Categories:Funding & Financials
February 27, 2012
Gas prices are in the news again with the analysts predicting that the median cost in the US for a gallon of regular unleaded will flirt with the $4 mark this Summer and 16 of the top 20 US metro regions will likely experience record high gas prices. Since there’s little you or I can do about the actual cost of gasoline on the global market, the question really is what does that mean for us small food business owners and how might it impact our Summer business?
Filling Up Will Get More Expensive
I realize that this is a no brainer but bear with me for a minute. Filling up doesn’t just impact mobile food businesses like food trucks that rely heavily on gasoline to get them from place to place. The cost to fill up your car will also go up so that means every time you run out for ingredients or every time you make a delivery it’s costing you more in gas then it used to. Even if you have a wholesale company to deliver ingredients to your kitchen I wouldn’t be at all surprised if a fuel surcharge gets added onto your delivery costs at some point soon – all of which eats into your profit margin.
So what can you do about it? If you’re a food truck or other mobile food business you may want to take a look at this post I wrote about a year ago when gas started to do its annual Summer rate hike. If gasoline isn’t a major factor in your day-to-day business you should still try to minimize your business-related trips (ie – start making a list of everything you need from the store so you don’t have to keep going back for forgotten ingredients!). If your wholesaler has added a fuel surcharge and you have the cash available and enough storage space, you might consider ordering in more nonperishable ingredients so you have to order from the wholesaler less often and thus help spread the cost of the fuel surcharge amongst a greater number of ingredients.
Lastly, if part of your business strategy is delivery-based then perhaps you need to consider adding in a fuel surcharge of your own to cover your rising costs. Before you do that though you should make sure you understand whether you’re clients will be willing to handle the price increase. It may be one thing for a bride and groom to pay a one-time fuel charge on their wedding cake delivery but another thing altogether for someone who receives weekly meal delivery to pay a surcharge every week. Make sure that you don’t think you’ll lose more customers as a result if you do add in a surcharge.
Getting Around Gets More Expensive For Your Customers Too
As gas prices rise people without easy access to mass transit (or those who simply don’t want to give up their cars) may start taking a closer look at their own driving patterns and figuring out where they can cut trips and save expenses. This could mean, for example, that your little out-of-the-way café is now seen as a little too out of the way to be worth it for your customers. If you worry that gas prices could drive customers away from you perhaps you should consider some promotions that you could put in place if you start to notice a drop-off in business. Things like loyalty programs which reward customers for coming back to your location can be a great way to keep those customers coming through your doors.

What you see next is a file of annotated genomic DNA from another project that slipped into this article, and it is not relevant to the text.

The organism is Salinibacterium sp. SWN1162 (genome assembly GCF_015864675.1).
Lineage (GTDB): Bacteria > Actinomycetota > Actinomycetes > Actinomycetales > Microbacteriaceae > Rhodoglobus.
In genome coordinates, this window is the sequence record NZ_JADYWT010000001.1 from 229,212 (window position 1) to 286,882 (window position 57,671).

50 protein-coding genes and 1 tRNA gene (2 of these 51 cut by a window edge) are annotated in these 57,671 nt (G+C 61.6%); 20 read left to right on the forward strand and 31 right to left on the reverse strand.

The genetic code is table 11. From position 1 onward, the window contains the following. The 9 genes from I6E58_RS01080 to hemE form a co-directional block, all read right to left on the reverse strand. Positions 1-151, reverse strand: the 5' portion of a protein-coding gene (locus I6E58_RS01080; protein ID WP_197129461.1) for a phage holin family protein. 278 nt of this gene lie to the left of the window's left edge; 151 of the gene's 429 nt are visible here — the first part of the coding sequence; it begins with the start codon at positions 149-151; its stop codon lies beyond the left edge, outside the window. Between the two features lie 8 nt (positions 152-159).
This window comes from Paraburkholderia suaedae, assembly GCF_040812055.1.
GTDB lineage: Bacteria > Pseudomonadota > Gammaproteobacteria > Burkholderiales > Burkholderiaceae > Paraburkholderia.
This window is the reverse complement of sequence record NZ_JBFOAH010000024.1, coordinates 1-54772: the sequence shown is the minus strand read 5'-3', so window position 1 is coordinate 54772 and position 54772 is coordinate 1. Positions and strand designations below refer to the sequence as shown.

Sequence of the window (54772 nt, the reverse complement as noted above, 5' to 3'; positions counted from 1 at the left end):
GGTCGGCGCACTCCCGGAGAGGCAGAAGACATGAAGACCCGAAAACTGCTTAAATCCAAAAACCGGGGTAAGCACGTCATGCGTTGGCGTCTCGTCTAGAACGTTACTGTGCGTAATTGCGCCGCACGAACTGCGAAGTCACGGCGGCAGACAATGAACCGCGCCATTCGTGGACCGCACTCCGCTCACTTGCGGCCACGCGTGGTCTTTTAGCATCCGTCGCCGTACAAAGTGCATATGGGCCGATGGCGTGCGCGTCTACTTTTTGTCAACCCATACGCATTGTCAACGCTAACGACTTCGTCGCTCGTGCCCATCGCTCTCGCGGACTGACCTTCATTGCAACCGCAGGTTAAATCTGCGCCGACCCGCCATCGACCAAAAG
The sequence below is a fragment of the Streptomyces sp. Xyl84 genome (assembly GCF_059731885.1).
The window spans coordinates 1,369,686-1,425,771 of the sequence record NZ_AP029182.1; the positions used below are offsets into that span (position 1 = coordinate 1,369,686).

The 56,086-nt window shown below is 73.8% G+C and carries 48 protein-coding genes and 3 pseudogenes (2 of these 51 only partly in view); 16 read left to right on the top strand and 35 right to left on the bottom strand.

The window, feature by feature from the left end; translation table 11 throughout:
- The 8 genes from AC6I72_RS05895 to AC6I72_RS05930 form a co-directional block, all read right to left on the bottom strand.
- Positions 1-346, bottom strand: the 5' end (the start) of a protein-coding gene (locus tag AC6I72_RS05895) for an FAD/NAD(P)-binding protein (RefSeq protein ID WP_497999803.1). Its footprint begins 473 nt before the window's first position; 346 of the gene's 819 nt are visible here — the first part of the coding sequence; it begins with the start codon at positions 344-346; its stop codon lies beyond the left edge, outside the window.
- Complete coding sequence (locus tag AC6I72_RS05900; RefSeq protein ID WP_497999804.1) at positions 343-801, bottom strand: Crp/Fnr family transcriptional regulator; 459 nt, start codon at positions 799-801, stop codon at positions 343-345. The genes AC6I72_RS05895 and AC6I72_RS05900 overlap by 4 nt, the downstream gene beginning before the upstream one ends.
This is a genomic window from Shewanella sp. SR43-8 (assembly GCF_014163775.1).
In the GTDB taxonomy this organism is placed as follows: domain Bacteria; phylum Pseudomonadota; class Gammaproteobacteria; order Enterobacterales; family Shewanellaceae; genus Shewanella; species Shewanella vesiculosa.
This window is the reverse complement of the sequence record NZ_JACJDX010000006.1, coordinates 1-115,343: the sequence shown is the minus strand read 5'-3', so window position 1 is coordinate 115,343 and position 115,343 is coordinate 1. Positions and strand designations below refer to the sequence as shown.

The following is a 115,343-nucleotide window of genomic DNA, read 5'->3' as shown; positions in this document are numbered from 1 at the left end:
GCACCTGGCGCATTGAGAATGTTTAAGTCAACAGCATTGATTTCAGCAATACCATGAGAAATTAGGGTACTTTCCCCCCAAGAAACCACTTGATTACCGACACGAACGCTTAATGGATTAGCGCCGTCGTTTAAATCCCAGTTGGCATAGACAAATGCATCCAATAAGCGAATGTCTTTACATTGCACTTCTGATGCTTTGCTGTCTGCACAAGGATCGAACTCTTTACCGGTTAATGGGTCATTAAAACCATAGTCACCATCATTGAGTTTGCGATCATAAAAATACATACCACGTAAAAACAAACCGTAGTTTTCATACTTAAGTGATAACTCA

Depending on your business strategy and location, if gas prices impact Summer travel plans that could either help or hurt your business. I remember when I lived in New York it would seem like every Summer weekend I had the city to myself as people scattered to the Shore or the Hamptons. With gas prices rising, more people may opt to stay close to home this year. If you’re a local business this may be great for your business because people will be sticking around but if you rely heavily on tourism you should start to consider what you can do to bring in both locals and any tourists that do show up. Running promotions like “Locals Specials” that are valid for tourists too help make tourists feel like they are getting a great deal and are part of the “in” crowd during their vacation (everyone likes to feel like a local when they travel, right?).
Shipping Costs Will Go Up Too
It sounds like a nasty refrain at this point but lest wholesale businesses or those of you who ship your products directly to customers think you’ll get off easy, the truth of the matter is that shipping costs will likely also rise as gas increases. Obviously, this means the cost to ship your product will increase as well and you need to weigh your margins against a concern that people may no longer be willing to pay an increased shipping rate. For wholesalers you could try encouraging your stores to purchase more quantity – even if it means you have to provide them with Net Terms so that they don’t have to pay for all of the product up front – so as to save them or you (depending on who pays for wholesale shipping) on shipping costs. For those who are selling directly to customers and shipping your product to them, now is a great time to explore the various shipping options available to you and see, if you don’t already have one, whether signing up for an account with one shipping company over another might help save money. Alternatively, if your product costs are low enough, you might want to offer promotions like “Buy One Get One” to your customers so that they’re incentivized to purchase from you regardless of the shipping cost.
As this is a longer article this is Part 1 of 2. Check back tomorrow for the second half.